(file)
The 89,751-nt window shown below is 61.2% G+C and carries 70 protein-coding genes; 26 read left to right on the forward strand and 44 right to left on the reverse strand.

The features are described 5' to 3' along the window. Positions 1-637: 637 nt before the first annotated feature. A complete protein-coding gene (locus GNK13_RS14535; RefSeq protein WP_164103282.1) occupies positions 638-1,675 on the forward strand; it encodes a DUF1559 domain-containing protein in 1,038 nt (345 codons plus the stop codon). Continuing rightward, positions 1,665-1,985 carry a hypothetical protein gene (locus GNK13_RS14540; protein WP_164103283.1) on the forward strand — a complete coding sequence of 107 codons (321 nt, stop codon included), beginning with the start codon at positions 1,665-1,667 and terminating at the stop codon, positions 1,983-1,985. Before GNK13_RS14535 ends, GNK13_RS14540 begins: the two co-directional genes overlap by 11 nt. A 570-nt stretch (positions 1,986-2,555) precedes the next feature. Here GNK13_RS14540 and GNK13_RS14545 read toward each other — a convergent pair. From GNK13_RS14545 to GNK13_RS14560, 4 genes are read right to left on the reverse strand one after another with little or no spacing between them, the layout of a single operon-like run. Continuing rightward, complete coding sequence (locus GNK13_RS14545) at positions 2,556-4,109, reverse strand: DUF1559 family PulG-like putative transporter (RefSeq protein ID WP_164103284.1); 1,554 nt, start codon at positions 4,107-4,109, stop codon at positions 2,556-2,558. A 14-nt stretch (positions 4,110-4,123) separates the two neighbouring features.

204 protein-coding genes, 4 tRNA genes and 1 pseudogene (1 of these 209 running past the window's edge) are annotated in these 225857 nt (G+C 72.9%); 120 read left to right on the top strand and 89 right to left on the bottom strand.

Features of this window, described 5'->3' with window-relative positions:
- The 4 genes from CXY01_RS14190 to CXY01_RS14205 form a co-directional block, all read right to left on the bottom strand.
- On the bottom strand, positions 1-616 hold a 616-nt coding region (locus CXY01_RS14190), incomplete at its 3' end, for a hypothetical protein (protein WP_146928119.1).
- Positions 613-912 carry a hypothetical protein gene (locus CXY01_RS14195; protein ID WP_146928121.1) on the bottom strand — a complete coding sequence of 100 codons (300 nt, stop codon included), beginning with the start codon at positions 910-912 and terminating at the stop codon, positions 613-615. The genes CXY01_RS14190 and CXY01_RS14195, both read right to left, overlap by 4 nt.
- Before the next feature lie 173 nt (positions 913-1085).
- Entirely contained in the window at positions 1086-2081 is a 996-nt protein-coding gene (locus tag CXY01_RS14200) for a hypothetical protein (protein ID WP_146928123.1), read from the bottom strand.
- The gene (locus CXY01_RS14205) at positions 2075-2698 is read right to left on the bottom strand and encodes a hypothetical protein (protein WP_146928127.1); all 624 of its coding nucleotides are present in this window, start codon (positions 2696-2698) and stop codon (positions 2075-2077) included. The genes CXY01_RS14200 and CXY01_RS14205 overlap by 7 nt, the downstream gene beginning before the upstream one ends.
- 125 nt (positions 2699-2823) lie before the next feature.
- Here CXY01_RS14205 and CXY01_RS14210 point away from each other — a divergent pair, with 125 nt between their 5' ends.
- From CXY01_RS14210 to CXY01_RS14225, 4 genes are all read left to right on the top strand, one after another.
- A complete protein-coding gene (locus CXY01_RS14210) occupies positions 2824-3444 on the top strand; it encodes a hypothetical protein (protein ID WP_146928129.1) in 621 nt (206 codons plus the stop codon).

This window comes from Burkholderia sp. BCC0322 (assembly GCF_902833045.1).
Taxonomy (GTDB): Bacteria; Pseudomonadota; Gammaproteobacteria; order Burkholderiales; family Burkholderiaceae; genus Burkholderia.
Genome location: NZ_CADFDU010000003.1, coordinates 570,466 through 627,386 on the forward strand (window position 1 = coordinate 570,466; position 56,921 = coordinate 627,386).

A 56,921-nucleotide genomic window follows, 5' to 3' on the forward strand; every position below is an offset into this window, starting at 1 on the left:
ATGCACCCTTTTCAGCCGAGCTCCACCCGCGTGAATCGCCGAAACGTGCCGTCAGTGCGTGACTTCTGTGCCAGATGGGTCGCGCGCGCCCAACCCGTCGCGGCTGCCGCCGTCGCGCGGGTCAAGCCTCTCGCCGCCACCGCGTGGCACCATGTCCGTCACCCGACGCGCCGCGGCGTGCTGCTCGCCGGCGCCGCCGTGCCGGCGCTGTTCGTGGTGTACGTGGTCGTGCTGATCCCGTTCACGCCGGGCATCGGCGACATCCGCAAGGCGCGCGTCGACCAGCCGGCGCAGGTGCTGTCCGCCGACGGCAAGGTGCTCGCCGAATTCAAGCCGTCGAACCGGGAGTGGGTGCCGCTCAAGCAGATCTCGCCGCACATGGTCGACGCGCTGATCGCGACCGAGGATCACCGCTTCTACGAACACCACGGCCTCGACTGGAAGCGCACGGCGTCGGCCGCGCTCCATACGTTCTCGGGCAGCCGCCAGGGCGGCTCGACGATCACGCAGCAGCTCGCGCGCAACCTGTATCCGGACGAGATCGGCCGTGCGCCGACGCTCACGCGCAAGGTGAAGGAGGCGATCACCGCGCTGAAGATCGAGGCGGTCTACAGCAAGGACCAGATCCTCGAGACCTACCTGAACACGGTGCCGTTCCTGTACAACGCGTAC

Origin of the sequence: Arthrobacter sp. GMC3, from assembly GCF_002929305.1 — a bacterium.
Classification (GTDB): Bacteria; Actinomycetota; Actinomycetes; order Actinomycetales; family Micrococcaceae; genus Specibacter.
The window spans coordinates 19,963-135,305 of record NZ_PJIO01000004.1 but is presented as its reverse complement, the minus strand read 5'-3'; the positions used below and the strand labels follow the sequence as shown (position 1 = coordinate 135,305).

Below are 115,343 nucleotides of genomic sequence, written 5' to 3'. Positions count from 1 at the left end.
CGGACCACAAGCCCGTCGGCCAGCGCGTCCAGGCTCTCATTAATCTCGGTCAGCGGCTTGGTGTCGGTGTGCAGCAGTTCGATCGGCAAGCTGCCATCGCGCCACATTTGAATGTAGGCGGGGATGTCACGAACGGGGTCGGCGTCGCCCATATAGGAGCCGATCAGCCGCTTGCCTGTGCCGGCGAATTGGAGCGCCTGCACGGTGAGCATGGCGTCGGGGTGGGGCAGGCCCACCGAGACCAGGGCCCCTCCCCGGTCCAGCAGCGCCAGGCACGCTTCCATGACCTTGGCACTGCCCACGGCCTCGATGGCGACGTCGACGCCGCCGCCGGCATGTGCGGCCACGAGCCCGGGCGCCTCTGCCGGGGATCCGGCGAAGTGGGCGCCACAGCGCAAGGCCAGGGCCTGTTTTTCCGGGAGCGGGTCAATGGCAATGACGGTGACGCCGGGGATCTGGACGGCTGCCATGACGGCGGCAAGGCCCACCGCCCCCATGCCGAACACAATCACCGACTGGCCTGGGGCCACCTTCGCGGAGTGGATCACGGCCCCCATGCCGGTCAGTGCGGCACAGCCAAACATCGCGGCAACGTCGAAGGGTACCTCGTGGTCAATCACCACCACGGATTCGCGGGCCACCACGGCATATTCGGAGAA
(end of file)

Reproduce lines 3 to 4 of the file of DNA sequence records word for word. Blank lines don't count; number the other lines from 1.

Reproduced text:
204 protein-coding genes, 4 tRNA genes and 1 pseudogene (1 of these 209 running past the window's edge) are annotated in these 225857 nt (G+C 72.9%); 120 read left to right on the top strand and 89 right to left on the bottom strand.

Features of this window, described 5'->3' with window-relative positions: